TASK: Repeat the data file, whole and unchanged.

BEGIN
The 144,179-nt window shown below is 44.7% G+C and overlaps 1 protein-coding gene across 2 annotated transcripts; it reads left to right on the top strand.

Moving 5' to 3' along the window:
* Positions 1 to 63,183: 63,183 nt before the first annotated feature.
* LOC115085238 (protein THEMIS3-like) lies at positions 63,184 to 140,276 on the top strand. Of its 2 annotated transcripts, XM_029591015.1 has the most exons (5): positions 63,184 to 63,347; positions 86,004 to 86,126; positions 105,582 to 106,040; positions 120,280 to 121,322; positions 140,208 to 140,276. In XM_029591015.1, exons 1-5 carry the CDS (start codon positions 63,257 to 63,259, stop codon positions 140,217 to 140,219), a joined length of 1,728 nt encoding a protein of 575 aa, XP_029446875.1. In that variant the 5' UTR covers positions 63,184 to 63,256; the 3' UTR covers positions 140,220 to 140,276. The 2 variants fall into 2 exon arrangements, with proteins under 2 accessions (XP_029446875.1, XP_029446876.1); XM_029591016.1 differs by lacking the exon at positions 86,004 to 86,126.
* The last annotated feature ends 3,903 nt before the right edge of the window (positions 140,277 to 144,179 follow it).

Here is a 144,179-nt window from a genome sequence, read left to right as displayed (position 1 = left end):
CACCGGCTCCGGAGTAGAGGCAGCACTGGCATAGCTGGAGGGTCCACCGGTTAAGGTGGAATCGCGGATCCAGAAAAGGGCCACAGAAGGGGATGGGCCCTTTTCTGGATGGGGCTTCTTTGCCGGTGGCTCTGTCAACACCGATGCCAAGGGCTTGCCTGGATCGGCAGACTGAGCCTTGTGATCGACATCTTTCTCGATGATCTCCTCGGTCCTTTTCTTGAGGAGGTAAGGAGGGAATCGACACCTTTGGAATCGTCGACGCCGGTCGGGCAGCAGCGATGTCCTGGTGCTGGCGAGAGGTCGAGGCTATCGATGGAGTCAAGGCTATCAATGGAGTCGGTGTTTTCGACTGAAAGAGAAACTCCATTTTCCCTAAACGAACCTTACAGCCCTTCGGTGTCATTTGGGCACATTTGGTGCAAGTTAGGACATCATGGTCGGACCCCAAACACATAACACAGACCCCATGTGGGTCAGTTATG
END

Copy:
The 144,179-nt window shown below is 44.7% G+C and overlaps 1 protein-coding gene across 2 annotated transcripts; it reads left to right on the top strand.

Moving 5' to 3' along the window:
* Positions 1 to 63,183: 63,183 nt before the first annotated feature.
* LOC115085238 (protein THEMIS3-like) lies at positions 63,184 to 140,276 on the top strand. Of its 2 annotated transcripts, XM_029591015.1 has the most exons (5): positions 63,184 to 63,347; positions 86,004 to 86,126; positions 105,582 to 106,040; positions 120,280 to 121,322; positions 140,208 to 140,276. In XM_029591015.1, exons 1-5 carry the CDS (start codon positions 63,257 to 63,259, stop codon positions 140,217 to 140,219), a joined length of 1,728 nt encoding a protein of 575 aa, XP_029446875.1. In that variant the 5' UTR covers positions 63,184 to 63,256; the 3' UTR covers positions 140,220 to 140,276. The 2 variants fall into 2 exon arrangements, with proteins under 2 accessions (XP_029446875.1, XP_029446876.1); XM_029591016.1 differs by lacking the exon at positions 86,004 to 86,126.
* The last annotated feature ends 3,903 nt before the right edge of the window (positions 140,277 to 144,179 follow it).

Here is a 144,179-nt window from a genome sequence, read left to right as displayed (position 1 = left end):
CACCGGCTCCGGAGTAGAGGCAGCACTGGCATAGCTGGAGGGTCCACCGGTTAAGGTGGAATCGCGGATCCAGAAAAGGGCCACAGAAGGGGATGGGCCCTTTTCTGGATGGGGCTTCTTTGCCGGTGGCTCTGTCAACACCGATGCCAAGGGCTTGCCTGGATCGGCAGACTGAGCCTTGTGATCGACATCTTTCTCGATGATCTCCTCGGTCCTTTTCTTGAGGAGGTAAGGAGGGAATCGACACCTTTGGAATCGTCGACGCCGGTCGGGCAGCAGCGATGTCCTGGTGCTGGCGAGAGGTCGAGGCTATCGATGGAGTCAAGGCTATCAATGGAGTCGGTGTTTTCGACTGAAAGAGAAACTCCATTTTCCCTAAACGAACCTTACAGCCCTTCGGTGTCATTTGGGCACATTTGGTGCAAGTTAGGACATCATGGTCGGACCCCAAACACATAACACAGACCCCATGTGGGTCAGTTATG